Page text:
More on paddling

Published 12:00 am Monday, May 2, 2005

This week I am continuing the theme of looking at paddle-propelled vessels and how to safely enjoy them out on the water. Just as with other recreational water sports, the first and most important area to review is safety. Just because a kayak is self-propelled doesn’t mean that there are not multiple ways that operators can get in trouble. There are also some legal requirements for operating a kayak or canoe.

We are lucky here in Virginia to have a wide variety of streams, rivers, lakes and other bodies of water to use paddle vessels on. The state and local Web sites promoting different aspects of water recreation, from bird watching to tests of fitness, are numerous. Right here in Suffolk, the Great Dismal Swamp presents an extraordinary opportunity for a lot of fun and recreation using canoes, as does the Nansemond River.

So where to begin? Perhaps the top Web site available to introduce a paddle enthusiast to safe canoe or kayak operation is the American Canoe Association’s &uot;Paddle Basics&uot; site, This site does a good job of looking at basic safety skills, clothing, equipment and even discusses the best mental approach to paddle sports. The site also correctly points out that hands-on instruction is actually the best way to safely learn this sport, such as through a course or seminar.

Email newsletter signup

Three of the items discussed on the ACA web site were especially important for beginners. Lets focus on these I’ll call the &uot;big three,&uot; paddles, life jackets and clothes.

The Paddle: Do you remember going to summer camp or a state park and your choice of paddle was formed around the idea that &uot;one size fits all&uot; regardless of if you are Shaq O’Neal’s size or Tiny Tim size.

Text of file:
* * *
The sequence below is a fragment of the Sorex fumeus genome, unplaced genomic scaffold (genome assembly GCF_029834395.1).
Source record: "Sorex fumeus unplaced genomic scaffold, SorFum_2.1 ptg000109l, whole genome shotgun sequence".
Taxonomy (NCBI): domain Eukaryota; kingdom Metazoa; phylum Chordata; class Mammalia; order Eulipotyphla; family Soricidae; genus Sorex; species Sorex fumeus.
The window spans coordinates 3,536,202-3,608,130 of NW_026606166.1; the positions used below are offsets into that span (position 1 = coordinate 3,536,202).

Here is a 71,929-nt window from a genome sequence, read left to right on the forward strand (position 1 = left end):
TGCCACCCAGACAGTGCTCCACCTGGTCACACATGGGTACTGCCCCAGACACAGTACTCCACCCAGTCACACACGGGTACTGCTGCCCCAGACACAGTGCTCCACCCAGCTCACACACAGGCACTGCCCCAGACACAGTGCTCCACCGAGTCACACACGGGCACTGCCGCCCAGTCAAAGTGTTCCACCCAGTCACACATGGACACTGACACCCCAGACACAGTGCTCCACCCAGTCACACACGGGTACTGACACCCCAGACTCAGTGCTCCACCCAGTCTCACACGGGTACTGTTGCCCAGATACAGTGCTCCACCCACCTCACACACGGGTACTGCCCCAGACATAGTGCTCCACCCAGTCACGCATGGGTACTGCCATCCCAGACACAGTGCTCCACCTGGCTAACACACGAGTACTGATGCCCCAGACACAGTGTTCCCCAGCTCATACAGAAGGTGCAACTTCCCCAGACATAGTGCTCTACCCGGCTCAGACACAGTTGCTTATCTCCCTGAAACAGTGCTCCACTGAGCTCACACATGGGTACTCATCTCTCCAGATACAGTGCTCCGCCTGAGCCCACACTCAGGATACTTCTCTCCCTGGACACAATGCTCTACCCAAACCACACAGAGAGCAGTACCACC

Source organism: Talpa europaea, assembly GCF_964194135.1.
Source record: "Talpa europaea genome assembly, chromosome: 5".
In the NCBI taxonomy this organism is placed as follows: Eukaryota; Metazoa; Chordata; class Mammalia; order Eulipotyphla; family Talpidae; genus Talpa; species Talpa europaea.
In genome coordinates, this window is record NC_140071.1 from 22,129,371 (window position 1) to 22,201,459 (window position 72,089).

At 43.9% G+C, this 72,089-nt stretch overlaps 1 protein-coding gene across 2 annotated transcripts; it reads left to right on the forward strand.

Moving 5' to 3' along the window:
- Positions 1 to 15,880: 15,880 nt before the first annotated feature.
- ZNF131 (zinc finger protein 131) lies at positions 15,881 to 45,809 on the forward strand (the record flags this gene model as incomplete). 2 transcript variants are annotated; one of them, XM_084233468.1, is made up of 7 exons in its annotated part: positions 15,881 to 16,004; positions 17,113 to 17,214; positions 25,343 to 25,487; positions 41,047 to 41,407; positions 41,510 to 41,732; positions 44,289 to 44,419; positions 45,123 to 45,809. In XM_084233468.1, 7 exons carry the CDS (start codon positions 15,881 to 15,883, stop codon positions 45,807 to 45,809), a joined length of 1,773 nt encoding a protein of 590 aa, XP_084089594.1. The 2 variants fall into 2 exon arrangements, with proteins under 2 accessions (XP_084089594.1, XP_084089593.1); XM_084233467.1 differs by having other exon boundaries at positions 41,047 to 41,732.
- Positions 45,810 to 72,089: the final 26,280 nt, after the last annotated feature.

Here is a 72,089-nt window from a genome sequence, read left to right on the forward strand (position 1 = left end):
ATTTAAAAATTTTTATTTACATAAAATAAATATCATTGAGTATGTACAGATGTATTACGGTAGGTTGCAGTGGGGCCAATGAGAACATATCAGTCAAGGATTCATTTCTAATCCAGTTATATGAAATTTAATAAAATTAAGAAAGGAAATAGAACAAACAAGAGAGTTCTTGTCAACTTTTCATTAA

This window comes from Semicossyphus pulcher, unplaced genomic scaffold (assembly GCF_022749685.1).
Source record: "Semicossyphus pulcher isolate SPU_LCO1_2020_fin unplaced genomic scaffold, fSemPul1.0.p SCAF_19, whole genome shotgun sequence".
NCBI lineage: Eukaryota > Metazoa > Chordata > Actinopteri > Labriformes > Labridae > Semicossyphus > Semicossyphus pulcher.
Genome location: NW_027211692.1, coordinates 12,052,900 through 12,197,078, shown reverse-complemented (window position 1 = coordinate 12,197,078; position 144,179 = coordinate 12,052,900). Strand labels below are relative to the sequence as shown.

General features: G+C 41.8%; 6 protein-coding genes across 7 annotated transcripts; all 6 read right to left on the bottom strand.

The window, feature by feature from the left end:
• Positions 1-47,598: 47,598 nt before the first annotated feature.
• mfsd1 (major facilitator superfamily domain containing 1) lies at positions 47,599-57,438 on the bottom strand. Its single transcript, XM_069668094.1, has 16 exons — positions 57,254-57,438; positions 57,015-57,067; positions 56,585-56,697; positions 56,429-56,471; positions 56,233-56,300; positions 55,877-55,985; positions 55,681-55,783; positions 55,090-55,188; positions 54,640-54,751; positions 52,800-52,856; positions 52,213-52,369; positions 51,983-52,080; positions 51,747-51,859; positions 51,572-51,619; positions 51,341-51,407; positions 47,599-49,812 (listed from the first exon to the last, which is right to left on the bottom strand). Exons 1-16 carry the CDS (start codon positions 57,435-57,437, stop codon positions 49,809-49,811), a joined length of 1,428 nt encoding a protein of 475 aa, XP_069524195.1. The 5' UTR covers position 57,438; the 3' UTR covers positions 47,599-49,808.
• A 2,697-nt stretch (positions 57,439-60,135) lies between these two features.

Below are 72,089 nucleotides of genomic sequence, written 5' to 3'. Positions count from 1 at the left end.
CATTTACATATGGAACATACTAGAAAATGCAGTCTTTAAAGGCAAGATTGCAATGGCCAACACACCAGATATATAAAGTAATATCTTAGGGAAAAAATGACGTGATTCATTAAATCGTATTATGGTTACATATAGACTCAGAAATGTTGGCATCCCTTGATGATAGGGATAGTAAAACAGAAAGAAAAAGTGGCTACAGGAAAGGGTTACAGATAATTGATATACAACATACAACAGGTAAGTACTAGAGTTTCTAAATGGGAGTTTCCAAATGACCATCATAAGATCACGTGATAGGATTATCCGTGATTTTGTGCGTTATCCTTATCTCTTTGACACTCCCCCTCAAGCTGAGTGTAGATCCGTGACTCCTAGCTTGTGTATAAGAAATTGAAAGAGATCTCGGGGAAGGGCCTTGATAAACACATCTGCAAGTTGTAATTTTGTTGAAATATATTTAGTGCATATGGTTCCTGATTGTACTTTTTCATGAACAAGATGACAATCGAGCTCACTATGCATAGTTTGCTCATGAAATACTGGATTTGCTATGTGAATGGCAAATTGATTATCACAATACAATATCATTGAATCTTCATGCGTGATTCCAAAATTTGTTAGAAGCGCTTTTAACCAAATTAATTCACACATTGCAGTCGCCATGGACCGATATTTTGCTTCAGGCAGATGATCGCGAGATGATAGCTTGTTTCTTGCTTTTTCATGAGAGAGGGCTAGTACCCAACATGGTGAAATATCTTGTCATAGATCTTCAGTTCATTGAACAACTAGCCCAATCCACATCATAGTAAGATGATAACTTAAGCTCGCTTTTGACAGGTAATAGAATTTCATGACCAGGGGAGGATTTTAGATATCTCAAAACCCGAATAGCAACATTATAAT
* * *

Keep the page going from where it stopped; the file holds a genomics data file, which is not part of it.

In reality the length of the paddle makes a big difference in how well and effectively you propel yourself through the water. There are different versions. The single blades are good for canoes and rafts, the double blade for kayaks (you have probably seen these in the Summer Olympics). There are also different kinds of materials. Buying a good blade is something you should consult a professional about.

Personal Flotation Devices or PFDs: Those of you that have read my column before knew, that as a retired Coast Guard officer, I was some how going to work life jackets into the discussion, especially when 83 percent of all those who died in canoe related accidents did NOT have on life jackets. I cannot emphasize enough how important this! The ACA Web site puts this issue in perspective, &uot;While US Coast Guard regulations only require that each boater have a wearable PFD (Class III or V in flotation rating) on board, the (ACA) strongly advises that anyone in a canoe or kayak wear a PFD at all times. In fact, ACA requires that PFDs be worn during all ACA instruction courses or sanctioned paddling events. Most experienced paddlers prefer to wear a PFD that ensures a snug fit. A PFD that is too loose will not keep your head above water. &uot;

Synthetic T-shirts and Shorts: During the summer I have seen folks on the river wearing thin cotton t-shirts or in some cases, no shirts at all (this is a good way to get a sunburn!) The ACA web site states that, &uot;even on a relatively warm day it is important to wear clothes that dry quickly. This prevents both chilling and chafing. Bathing suits will also serve this purpose.&uot;

Until next week, Boat Safe, Boat Smart and remember to stay hydrated on the water.